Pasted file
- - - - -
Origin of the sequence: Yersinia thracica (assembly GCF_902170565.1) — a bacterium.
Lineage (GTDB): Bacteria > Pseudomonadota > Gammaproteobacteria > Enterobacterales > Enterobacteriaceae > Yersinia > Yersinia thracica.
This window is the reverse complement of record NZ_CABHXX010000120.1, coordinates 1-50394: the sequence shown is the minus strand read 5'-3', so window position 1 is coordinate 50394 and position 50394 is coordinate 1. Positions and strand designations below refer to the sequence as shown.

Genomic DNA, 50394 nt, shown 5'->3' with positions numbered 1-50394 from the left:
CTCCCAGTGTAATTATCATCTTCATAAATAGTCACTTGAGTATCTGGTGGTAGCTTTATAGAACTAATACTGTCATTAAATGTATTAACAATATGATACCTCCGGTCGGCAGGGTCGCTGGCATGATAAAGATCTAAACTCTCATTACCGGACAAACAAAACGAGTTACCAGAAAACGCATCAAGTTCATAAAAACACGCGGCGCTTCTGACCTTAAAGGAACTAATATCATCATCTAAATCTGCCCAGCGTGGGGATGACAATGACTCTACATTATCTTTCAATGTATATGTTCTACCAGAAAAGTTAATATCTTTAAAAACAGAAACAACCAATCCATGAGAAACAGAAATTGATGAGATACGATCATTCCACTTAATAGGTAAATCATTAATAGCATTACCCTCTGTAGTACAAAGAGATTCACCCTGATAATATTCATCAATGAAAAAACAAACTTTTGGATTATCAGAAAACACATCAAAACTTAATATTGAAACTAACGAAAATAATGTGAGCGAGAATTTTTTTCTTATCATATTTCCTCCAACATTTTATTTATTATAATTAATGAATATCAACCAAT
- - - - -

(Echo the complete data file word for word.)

Origin of the sequence: Yersinia thracica (assembly GCF_902170565.1) — a bacterium.
Lineage (GTDB): Bacteria > Pseudomonadota > Gammaproteobacteria > Enterobacterales > Enterobacteriaceae > Yersinia > Yersinia thracica.
This window is the reverse complement of record NZ_CABHXX010000120.1, coordinates 1-50394: the sequence shown is the minus strand read 5'-3', so window position 1 is coordinate 50394 and position 50394 is coordinate 1. Positions and strand designations below refer to the sequence as shown.

Genomic DNA, 50394 nt, shown 5'->3' with positions numbered 1-50394 from the left:
CTCCCAGTGTAATTATCATCTTCATAAATAGTCACTTGAGTATCTGGTGGTAGCTTTATAGAACTAATACTGTCATTAAATGTATTAACAATATGATACCTCCGGTCGGCAGGGTCGCTGGCATGATAAAGATCTAAACTCTCATTACCGGACAAACAAAACGAGTTACCAGAAAACGCATCAAGTTCATAAAAACACGCGGCGCTTCTGACCTTAAAGGAACTAATATCATCATCTAAATCTGCCCAGCGTGGGGATGACAATGACTCTACATTATCTTTCAATGTATATGTTCTACCAGAAAAGTTAATATCTTTAAAAACAGAAACAACCAATCCATGAGAAACAGAAATTGATGAGATACGATCATTCCACTTAATAGGTAAATCATTAATAGCATTACCCTCTGTAGTACAAAGAGATTCACCCTGATAATATTCATCAATGAAAAAACAAACTTTTGGATTATCAGAAAACACATCAAAACTTAATATTGAAACTAACGAAAATAATGTGAGCGAGAATTTTTTTCTTATCATATTTCCTCCAACATTTTATTTATTATAATTAATGAATATCAACCAAT